By Ben Wright
Political correspondent, BBC News
The number of immigrants from Eastern Europe has fallen
The last figures to be published before the general election show the number of immigrants entering the UK from Central and Eastern Europe has continued to fall.
However, the number of people seeking British citizenship rose by almost a third, and the numbers admitted on student visas was up by 30%.
How strongly is immigration likely to play as a voter issue?
Immigration to Britain from Eastern Europe receded during the recession. But that is not how it feels in some of the places that have had the largest number of new arrivals.
The Millfield area of Peterborough has been a magnet for migrant workers, and in recent years they have travelled to the town in their thousands to work in the factories and fields.
The parade of shops on Lincoln Road is peppered with Polish and Spanish cafes, and agencies recruiting foreign workers to do jobs that involve picking, packing and plucking.
Some of the residents are very comfortable with their new neighbours; others have concerns about the impact on jobs and wages.
Peterborough council says there is a pressure on public services in the town because of immigration from Eastern Europe.
That view is echoed by Brian Gascoyne, who works for a community partnership in Millfield.
He said: "There are tremendous pressures in this area because of the saturation point we've reached.
"I don't think political parties understand it and I don't think they ever will."
Looking at some of the election literature from the main parties being circulated in Peterborough, it appears immigration hardly features as a voting issue.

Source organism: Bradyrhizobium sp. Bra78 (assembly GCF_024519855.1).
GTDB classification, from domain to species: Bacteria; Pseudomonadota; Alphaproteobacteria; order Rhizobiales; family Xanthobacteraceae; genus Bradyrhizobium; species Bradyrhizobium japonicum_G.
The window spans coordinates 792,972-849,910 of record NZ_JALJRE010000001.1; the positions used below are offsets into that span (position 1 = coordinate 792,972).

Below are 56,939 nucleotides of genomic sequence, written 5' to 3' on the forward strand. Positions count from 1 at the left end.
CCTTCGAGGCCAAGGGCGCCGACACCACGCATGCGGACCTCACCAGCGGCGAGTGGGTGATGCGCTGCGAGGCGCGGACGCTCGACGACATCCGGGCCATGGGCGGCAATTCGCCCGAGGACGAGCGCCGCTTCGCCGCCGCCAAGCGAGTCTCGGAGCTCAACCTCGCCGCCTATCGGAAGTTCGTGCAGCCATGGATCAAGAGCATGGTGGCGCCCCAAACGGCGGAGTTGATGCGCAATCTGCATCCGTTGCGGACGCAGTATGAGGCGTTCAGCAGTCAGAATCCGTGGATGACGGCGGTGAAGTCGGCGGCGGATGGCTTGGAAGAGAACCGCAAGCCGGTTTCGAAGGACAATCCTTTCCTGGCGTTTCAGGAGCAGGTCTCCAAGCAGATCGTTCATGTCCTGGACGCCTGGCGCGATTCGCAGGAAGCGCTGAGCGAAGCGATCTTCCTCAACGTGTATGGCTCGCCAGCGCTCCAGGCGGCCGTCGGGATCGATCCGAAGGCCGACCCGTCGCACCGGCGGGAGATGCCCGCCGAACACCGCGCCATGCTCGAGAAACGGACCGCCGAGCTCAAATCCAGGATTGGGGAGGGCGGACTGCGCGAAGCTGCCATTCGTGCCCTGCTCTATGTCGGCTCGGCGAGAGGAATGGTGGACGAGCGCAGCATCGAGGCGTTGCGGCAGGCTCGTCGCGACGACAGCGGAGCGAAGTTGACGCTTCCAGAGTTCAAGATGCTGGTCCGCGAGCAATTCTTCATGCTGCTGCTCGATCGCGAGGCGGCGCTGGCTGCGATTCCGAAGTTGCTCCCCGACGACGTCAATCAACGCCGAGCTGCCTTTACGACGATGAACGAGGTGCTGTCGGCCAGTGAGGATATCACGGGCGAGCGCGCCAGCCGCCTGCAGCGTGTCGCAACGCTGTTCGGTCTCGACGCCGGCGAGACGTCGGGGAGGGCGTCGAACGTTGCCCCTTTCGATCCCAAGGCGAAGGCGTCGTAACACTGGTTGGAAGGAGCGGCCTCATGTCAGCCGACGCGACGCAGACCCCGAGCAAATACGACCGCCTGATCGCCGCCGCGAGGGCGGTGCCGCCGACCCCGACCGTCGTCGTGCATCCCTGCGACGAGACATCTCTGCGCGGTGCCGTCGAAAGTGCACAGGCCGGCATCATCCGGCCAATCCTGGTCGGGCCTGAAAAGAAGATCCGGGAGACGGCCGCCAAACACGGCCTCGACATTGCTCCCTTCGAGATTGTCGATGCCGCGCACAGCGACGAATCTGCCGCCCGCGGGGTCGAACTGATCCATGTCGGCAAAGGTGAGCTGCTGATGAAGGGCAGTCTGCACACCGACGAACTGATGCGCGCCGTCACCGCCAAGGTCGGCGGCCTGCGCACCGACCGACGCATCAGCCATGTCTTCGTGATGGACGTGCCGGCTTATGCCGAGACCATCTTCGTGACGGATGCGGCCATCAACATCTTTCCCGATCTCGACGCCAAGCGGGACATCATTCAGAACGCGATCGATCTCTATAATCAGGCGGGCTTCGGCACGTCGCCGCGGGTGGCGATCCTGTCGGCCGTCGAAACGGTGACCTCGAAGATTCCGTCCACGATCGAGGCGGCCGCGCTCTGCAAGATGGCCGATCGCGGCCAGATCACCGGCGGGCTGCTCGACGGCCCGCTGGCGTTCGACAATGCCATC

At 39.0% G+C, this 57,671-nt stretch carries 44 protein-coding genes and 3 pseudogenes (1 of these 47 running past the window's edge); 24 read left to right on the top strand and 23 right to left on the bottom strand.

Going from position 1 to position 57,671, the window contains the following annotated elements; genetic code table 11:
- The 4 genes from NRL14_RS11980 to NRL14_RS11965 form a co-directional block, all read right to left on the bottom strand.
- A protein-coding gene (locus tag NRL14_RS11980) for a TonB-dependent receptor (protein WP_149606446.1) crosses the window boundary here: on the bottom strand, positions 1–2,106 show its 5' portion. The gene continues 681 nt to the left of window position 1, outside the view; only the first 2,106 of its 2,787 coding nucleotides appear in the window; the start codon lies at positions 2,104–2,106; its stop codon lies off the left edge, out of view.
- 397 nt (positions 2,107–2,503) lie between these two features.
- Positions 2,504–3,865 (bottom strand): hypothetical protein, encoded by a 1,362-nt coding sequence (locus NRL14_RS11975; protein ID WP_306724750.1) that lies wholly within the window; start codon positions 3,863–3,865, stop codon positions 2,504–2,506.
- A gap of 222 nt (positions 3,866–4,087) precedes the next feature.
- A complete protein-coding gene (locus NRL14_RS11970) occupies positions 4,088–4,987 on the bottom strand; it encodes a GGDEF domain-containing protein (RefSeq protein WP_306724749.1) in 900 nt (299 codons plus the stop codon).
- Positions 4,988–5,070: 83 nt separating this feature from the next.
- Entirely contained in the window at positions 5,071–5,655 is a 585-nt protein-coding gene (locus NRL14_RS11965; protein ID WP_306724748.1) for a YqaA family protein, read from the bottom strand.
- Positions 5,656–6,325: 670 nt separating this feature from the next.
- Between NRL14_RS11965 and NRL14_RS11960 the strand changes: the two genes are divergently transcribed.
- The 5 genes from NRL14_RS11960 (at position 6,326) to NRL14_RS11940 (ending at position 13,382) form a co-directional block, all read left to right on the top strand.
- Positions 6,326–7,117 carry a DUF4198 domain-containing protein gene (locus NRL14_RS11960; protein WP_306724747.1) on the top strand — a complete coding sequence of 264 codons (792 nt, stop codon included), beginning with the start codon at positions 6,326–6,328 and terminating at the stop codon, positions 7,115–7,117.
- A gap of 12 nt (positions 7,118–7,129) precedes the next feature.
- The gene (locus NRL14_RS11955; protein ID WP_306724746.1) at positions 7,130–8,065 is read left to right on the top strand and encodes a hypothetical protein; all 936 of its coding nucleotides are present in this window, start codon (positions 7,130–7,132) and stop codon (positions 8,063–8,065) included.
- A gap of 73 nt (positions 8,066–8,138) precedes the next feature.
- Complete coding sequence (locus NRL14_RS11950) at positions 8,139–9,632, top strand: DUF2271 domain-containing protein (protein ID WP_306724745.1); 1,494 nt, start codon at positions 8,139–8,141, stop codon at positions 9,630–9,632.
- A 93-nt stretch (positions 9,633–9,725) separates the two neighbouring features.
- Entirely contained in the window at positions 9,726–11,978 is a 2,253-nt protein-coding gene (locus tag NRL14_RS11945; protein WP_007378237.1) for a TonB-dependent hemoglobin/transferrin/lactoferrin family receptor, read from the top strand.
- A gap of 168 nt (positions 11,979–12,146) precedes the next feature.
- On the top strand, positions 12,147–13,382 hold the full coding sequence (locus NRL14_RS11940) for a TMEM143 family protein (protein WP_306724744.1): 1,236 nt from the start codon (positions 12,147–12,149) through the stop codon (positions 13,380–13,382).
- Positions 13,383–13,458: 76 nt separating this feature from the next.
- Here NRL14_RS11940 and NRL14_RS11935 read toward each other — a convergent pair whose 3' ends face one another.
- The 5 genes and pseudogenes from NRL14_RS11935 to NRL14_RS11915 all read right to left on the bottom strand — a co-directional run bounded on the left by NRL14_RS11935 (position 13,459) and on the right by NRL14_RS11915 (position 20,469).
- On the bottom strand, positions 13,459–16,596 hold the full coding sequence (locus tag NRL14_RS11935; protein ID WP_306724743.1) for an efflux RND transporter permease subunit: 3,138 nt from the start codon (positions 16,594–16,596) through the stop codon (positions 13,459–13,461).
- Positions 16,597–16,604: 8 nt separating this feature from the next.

The Tories certainly don't seem to be emphasising immigration as prominently in their campaign as they did in 2005.
Then, they asked voters: "Are you thinking what we're thinking?"
That billboard campaign - featuring scribbled phrases such as "It's time to put a limit on immigration" and "It's not racist to impose limits on immigration" - shows no sign of being repeated.
In part, it is because the issue is at odds with their efforts to ditch the "nasty party" tag.
But the government's latest "citizenship survey" showed that 77% of people thought immigration should be cut.
Slightly more than half said it should be reduced "by a lot". So if the major parties aren't talking about it so prominently, does that help the minor ones?
Jo Twyman, from the polling organisation YouGov, said: "There are opportunities for minor parties such as the BNP and UKIP.
"It could be important in a marginal seat but it depends on the very specific make-up of that seat.
"If it's a seat that has suffered badly in the credit crunch then again that's something - that if it's linked in with immigration - that could be important."
Of course, the ebb and flow of immigration from Eastern Europe is out of ministers' hands, but a new points-based system has been introduced for non-EU workers.
After Thursday's immigration statistics from the Office of National Statistics were published, minister Phil Woolas trumpeted them as proof that the government's immigration policies were working.
And in a speech earlier this month, Home Secretary Alan Johnson said there was little difference between the main parties on the issue - an exception being the annual cap the Tories want to put on immigration from outside Europe.
But with the numbers of work visas and passports up, the Conservatives have again said immigration has spiralled out of control.
So while immigration is still a big issue for some voters, as arrivals from Eastern Europe decline, so might its political potency.